The date of Hendrick Arnold's birth is not known. He emigrated from Mississippi with his parents, Daniel and Rachel Arnold, in the winter of 1826 His father was likely white while his mother was black nothing else is known about ...

Article

Charles Rosenberg

pioneer settler in Los Angeles County, California, in the 1850s, blacksmith, teamster, firewood salesman, and landowner, was born in Kentucky around 1827. Although it is commonly assumed that he had been enslaved there, he arrived in California a free man prior to the Civil War, and nothing has been established about his previous life.

He was married on 6 November 1859 to a woman named Amanda, born in Texas, by Jesse Hamilton, the earliest pastor of First African Methodist Episcopal church, Los Angeles. Their first two children, Dora and Julia, were born in 1857 and 1859. In 1860 the household included a laborer named Juan Jose, recorded by the census as being of Indian ancestry. Another man of African descent, Oscar Smith from Mississippi lived next door and no race was specified for the other neighbors who had either English or Hispanic names ...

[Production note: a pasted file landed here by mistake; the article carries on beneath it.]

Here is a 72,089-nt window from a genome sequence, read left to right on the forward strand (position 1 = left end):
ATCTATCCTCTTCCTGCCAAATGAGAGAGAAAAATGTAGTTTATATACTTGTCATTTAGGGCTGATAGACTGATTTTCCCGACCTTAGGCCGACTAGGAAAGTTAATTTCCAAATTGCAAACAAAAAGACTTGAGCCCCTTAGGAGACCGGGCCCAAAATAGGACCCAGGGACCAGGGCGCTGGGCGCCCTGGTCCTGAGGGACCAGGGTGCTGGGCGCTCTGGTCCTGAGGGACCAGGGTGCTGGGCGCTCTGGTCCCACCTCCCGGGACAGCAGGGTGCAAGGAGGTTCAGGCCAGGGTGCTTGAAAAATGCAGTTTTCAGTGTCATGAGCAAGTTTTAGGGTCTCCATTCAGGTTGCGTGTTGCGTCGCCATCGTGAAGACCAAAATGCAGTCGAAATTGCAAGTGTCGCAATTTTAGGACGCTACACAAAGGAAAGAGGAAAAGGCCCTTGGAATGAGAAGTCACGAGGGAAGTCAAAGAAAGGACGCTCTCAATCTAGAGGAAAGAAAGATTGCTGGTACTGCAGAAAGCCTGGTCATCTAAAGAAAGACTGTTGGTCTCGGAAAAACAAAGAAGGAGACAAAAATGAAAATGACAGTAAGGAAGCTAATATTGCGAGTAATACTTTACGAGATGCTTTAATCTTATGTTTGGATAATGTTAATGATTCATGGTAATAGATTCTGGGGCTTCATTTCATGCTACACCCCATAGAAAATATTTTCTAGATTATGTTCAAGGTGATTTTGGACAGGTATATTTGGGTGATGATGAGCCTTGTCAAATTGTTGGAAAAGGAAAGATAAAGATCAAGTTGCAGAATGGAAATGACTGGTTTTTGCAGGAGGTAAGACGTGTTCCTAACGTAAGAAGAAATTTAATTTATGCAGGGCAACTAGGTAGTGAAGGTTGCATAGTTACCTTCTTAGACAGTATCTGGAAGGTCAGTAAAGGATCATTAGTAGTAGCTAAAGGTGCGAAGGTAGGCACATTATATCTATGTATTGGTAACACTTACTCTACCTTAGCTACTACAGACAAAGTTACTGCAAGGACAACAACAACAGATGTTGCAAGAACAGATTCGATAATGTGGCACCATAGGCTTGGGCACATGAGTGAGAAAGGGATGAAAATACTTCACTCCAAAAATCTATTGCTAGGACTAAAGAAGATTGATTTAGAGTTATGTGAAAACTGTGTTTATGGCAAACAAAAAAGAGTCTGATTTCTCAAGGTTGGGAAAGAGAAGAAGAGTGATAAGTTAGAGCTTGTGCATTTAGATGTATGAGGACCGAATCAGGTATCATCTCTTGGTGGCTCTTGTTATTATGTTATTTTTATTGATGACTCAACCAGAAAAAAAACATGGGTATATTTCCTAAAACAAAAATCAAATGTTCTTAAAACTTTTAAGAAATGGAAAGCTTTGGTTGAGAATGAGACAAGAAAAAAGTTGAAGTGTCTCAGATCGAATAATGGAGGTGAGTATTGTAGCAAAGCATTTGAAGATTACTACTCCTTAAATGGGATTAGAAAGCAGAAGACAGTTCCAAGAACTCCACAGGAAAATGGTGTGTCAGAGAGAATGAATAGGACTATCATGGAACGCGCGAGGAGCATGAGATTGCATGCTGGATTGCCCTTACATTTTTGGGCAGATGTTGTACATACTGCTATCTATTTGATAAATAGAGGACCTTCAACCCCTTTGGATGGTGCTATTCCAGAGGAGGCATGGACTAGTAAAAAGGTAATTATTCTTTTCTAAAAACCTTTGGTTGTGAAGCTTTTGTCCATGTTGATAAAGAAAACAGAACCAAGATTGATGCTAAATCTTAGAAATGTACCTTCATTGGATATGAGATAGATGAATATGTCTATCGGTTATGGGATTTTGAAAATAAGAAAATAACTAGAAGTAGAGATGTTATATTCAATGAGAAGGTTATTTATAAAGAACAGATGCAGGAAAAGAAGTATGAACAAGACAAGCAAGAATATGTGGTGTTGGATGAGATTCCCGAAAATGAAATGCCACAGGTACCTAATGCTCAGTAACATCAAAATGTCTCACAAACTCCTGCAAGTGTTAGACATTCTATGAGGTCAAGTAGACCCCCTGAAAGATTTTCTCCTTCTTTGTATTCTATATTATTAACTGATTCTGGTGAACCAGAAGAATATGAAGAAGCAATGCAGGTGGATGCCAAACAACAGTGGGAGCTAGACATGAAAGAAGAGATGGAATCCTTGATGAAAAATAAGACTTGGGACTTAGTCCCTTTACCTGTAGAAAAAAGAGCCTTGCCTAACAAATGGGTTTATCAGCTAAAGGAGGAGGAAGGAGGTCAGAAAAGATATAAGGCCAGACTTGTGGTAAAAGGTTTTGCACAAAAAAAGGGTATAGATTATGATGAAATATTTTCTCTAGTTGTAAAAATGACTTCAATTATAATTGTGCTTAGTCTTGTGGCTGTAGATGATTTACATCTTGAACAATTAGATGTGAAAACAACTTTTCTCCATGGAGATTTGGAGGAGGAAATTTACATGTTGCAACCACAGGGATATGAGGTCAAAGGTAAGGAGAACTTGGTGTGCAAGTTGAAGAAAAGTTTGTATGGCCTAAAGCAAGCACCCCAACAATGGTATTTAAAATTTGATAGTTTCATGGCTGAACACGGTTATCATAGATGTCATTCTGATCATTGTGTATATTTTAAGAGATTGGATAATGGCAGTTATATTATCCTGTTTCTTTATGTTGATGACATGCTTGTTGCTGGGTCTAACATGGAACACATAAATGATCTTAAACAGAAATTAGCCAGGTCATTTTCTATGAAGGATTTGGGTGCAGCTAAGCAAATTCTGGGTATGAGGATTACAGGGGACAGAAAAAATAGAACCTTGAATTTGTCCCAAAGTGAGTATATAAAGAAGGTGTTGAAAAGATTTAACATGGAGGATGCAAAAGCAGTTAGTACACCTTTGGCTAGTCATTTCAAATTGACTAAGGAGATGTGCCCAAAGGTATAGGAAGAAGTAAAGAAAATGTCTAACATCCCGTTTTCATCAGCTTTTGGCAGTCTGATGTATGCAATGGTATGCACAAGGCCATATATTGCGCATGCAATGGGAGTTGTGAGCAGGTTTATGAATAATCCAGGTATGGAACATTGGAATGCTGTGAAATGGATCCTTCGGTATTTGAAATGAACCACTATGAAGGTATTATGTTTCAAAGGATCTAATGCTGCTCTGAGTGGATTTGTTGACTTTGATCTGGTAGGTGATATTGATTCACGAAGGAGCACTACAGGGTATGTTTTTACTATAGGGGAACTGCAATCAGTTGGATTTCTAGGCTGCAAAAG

Article

Robinson A. Herrera

who lived in Trujillo, Honduras, an important Caribbean port during the colonial period, which is today an area with a substantial population of Garifuna people, the descendants of Africans and indigenous peoples from St. Vincent. Juan’s origins are unknown, as no documents indicate where he was born. He was married and was the father of several children, but the names of his family members are also unknown. In accordance with the Spanish pattern of naming African slaves, Bardales likely received his surname from a former owner. Juan’s origins and years of birth and death remain unclear, although the evidence indicates that he was likely born in the early sixteenth century and lived past 1565.